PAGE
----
The wireless microphone 103 is used to provide a wireless link to the radio 101 without the need for a physical cable or interconnection between the microphone and radio 101. The wireless microphone 103 includes at least one rechargeable battery 113 which supplies power to a monitor circuit 115 and a transmitter 117. The transmitter 117 is attached to a antenna 119 which is used to transmit information from the transmitter 117 to radio 101. Included within the wireless microphone 103 a number of components are used to a control a monitor circuit 115. The monitor circuit 115 is used to detect the on or off hook status of wireless microphone 103. This is used ultimately to actuate a feature included with the radio 101 known as private line (PL) and digital private line (DPL). In short, this feature is used to control the squelch actuation of radio 101 when specific analog tones or digital signals or codes are received by the radio 101 which allows the radio 101 to break the squelch allowing it to be used normally. As should be evident by those skilled in the art, the microphone 103 may also include the necessary component circuitry for a speaker enabling it to operate an a wireless speaker/mic in a similar manner as described above.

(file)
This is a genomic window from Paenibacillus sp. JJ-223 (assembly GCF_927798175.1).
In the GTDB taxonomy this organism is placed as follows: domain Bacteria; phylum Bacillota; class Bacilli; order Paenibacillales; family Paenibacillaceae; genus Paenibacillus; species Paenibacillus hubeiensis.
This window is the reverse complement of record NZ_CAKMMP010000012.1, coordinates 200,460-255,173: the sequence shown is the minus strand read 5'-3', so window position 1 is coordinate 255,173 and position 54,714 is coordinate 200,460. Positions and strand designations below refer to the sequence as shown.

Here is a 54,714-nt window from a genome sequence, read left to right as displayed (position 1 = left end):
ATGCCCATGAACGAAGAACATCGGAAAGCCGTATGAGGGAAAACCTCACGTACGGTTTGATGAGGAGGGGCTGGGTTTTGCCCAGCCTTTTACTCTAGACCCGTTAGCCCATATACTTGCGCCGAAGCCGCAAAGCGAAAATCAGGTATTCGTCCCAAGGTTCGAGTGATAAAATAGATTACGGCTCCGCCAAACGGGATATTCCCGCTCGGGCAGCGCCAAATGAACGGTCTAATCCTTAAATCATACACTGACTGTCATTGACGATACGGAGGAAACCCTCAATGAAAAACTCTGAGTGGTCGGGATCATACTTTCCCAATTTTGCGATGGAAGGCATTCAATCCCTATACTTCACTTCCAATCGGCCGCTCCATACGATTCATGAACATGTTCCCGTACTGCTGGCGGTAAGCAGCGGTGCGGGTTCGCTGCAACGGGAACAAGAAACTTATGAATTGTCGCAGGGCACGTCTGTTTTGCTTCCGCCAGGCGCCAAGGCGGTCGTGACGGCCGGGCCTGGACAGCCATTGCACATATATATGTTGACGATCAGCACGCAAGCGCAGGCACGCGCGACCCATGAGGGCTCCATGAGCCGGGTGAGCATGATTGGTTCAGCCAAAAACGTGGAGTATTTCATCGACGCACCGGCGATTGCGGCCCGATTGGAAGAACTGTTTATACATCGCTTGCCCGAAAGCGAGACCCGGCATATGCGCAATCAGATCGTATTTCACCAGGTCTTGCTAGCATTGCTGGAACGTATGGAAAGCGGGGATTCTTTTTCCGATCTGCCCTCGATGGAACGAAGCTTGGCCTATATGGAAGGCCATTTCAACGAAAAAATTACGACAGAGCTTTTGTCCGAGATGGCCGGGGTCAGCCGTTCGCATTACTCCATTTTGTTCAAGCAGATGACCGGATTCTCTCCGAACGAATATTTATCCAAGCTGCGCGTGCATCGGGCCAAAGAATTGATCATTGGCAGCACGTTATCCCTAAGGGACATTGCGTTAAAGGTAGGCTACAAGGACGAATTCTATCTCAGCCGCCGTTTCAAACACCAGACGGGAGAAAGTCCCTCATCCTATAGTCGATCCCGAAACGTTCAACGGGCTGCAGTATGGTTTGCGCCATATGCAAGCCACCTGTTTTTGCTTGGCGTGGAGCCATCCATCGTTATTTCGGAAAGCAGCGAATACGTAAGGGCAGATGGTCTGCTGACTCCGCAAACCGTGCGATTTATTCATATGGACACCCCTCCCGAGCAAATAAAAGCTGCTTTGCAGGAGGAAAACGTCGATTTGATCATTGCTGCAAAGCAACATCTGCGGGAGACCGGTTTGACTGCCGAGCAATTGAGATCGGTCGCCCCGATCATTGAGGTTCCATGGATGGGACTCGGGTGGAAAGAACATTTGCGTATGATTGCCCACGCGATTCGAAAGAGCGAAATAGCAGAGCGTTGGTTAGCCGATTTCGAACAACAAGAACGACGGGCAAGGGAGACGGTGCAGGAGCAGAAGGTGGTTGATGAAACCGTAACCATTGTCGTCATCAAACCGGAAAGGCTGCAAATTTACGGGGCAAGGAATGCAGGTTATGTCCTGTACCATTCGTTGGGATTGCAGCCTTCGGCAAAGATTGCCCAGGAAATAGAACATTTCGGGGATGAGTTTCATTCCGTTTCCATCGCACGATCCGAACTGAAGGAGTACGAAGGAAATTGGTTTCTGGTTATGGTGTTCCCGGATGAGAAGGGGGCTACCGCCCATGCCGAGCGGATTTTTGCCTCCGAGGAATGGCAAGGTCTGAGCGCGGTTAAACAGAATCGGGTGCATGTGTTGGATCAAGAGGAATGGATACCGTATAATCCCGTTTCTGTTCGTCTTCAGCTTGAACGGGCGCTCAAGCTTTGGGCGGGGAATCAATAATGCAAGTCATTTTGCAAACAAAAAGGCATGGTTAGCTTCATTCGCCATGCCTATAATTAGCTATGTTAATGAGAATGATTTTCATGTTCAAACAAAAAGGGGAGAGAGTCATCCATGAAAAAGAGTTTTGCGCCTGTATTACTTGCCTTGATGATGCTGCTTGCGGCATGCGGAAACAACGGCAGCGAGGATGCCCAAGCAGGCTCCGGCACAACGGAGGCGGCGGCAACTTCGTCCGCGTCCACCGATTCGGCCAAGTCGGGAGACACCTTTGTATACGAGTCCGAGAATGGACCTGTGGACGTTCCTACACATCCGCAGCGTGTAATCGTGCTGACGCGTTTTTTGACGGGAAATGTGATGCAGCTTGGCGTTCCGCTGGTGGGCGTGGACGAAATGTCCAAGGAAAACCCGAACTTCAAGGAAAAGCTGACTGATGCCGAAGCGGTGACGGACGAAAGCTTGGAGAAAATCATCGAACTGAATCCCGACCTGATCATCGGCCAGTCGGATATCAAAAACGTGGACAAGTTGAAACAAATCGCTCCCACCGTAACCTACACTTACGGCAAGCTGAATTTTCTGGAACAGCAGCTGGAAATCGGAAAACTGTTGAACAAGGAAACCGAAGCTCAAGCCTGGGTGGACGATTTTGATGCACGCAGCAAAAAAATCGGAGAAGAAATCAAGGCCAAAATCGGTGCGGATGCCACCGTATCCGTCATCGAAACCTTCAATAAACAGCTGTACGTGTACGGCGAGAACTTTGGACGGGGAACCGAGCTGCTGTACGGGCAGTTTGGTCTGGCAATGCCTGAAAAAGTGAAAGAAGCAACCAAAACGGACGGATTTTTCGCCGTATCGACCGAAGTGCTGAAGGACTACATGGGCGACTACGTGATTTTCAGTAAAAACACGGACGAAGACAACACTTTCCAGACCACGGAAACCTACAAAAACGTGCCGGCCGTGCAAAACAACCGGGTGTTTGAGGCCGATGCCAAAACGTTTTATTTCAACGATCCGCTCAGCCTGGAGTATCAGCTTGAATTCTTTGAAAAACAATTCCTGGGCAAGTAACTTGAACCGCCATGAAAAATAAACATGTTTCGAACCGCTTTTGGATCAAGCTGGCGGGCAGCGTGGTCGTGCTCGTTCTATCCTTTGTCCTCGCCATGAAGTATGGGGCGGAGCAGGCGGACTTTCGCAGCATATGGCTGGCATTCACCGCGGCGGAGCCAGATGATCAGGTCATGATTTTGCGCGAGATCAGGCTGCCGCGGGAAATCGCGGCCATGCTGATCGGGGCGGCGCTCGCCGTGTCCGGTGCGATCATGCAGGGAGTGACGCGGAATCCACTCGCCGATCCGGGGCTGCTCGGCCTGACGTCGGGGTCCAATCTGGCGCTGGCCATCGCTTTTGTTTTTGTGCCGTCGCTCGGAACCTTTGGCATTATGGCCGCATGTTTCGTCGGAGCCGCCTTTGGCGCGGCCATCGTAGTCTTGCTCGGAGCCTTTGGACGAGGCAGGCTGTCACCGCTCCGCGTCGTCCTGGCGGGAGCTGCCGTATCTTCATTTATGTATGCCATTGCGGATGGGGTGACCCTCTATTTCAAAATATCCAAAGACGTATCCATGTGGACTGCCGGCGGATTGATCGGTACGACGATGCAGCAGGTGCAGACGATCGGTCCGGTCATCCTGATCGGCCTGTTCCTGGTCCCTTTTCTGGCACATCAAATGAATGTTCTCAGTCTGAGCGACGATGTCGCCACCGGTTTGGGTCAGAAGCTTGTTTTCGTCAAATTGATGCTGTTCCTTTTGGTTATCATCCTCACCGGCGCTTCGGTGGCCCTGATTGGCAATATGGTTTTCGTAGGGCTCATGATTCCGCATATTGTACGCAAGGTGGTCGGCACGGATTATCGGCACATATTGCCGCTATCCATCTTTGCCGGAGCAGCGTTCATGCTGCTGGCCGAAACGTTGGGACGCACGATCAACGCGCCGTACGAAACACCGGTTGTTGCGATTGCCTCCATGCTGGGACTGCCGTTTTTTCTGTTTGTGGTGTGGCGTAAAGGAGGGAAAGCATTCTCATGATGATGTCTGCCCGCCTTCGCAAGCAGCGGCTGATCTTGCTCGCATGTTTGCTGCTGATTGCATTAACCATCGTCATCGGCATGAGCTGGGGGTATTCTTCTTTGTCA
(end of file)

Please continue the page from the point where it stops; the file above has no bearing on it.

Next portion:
Attached to the outside surface of the wireless microphone 103 is a fastening clip or fastening assembly 131. Fastening assembly 131 includes a circular disk or head portion 133 having a first diameter and a circular base plate 135 having a diameter greater than the first diameter. The fastening assembly 131 preferably has a circular button shape and is fashioned to mechanically operate to fasten the wireless microphone 103 into a fixed position so it may be easily carried or mounted. In addition to mechanically fastening the wireless microphone 103, the fastening assembly 131 is also used to charge a rechargeable battery 113. This is accomplished by electrically isolating the head portion 133 from the base plate 135 and using these as electrical contracts or terminals along with the battery charger 105.